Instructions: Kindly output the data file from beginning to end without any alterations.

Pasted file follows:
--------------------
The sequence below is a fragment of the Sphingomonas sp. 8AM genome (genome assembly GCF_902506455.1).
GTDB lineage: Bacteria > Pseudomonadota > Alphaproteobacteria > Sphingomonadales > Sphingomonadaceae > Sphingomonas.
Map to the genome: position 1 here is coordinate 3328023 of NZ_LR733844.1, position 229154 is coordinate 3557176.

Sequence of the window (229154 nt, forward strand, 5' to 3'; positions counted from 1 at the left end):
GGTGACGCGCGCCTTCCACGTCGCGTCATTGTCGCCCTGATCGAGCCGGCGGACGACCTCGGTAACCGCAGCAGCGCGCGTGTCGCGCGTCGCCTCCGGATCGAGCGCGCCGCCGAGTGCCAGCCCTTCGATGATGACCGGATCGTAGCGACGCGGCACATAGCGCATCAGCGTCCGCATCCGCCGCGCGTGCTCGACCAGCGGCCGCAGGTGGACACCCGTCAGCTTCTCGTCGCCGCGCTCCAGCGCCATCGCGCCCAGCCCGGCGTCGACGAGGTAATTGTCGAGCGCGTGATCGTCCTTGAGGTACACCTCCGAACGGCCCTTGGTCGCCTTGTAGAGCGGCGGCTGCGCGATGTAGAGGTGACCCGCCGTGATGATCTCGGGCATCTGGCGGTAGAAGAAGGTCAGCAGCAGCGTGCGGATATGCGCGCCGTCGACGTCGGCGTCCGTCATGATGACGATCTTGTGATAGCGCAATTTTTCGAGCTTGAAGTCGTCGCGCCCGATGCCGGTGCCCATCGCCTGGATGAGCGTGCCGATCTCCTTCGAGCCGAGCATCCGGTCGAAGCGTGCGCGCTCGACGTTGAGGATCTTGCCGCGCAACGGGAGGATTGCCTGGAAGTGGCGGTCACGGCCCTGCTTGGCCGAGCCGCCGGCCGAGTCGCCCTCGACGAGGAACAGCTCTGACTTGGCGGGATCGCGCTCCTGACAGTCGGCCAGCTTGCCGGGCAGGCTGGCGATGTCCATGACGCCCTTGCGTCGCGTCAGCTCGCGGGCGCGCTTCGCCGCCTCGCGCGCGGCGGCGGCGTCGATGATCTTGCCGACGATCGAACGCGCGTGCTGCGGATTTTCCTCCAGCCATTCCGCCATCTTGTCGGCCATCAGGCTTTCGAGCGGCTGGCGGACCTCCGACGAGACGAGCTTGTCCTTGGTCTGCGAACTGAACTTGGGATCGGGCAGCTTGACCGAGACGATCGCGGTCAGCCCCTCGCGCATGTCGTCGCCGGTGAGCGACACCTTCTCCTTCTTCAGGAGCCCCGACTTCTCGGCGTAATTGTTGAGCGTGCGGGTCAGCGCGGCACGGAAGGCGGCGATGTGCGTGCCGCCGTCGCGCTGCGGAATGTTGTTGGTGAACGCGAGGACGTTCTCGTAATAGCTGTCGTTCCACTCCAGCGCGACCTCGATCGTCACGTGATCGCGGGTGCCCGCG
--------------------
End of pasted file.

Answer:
The sequence below is a fragment of the Sphingomonas sp. 8AM genome (genome assembly GCF_902506455.1).
GTDB lineage: Bacteria > Pseudomonadota > Alphaproteobacteria > Sphingomonadales > Sphingomonadaceae > Sphingomonas.
Map to the genome: position 1 here is coordinate 3328023 of NZ_LR733844.1, position 229154 is coordinate 3557176.

Sequence of the window (229154 nt, forward strand, 5' to 3'; positions counted from 1 at the left end):
GGTGACGCGCGCCTTCCACGTCGCGTCATTGTCGCCCTGATCGAGCCGGCGGACGACCTCGGTAACCGCAGCAGCGCGCGTGTCGCGCGTCGCCTCCGGATCGAGCGCGCCGCCGAGTGCCAGCCCTTCGATGATGACCGGATCGTAGCGACGCGGCACATAGCGCATCAGCGTCCGCATCCGCCGCGCGTGCTCGACCAGCGGCCGCAGGTGGACACCCGTCAGCTTCTCGTCGCCGCGCTCCAGCGCCATCGCGCCCAGCCCGGCGTCGACGAGGTAATTGTCGAGCGCGTGATCGTCCTTGAGGTACACCTCCGAACGGCCCTTGGTCGCCTTGTAGAGCGGCGGCTGCGCGATGTAGAGGTGACCCGCCGTGATGATCTCGGGCATCTGGCGGTAGAAGAAGGTCAGCAGCAGCGTGCGGATATGCGCGCCGTCGACGTCGGCGTCCGTCATGATGACGATCTTGTGATAGCGCAATTTTTCGAGCTTGAAGTCGTCGCGCCCGATGCCGGTGCCCATCGCCTGGATGAGCGTGCCGATCTCCTTCGAGCCGAGCATCCGGTCGAAGCGTGCGCGCTCGACGTTGAGGATCTTGCCGCGCAACGGGAGGATTGCCTGGAAGTGGCGGTCACGGCCCTGCTTGGCCGAGCCGCCGGCCGAGTCGCCCTCGACGAGGAACAGCTCTGACTTGGCGGGATCGCGCTCCTGACAGTCGGCCAGCTTGCCGGGCAGGCTGGCGATGTCCATGACGCCCTTGCGTCGCGTCAGCTCGCGGGCGCGCTTCGCCGCCTCGCGCGCGGCGGCGGCGTCGATGATCTTGCCGACGATCGAACGCGCGTGCTGCGGATTTTCCTCCAGCCATTCCGCCATCTTGTCGGCCATCAGGCTTTCGAGCGGCTGGCGGACCTCCGACGAGACGAGCTTGTCCTTGGTCTGCGAACTGAACTTGGGATCGGGCAGCTTGACCGAGACGATCGCGGTCAGCCCCTCGCGCATGTCGTCGCCGGTGAGCGACACCTTCTCCTTCTTCAGGAGCCCCGACTTCTCGGCGTAATTGTTGAGCGTGCGGGTCAGCGCGGCACGGAAGGCGGCGATGTGCGTGCCGCCGTCGCGCTGCGGAATGTTGTTGGTGAACGCGAGGACGTTCTCGTAATAGCTGTCGTTCCACTCCAGCGCGACCTCGATCGTCACGTGATCGCGGGTGCCCGCG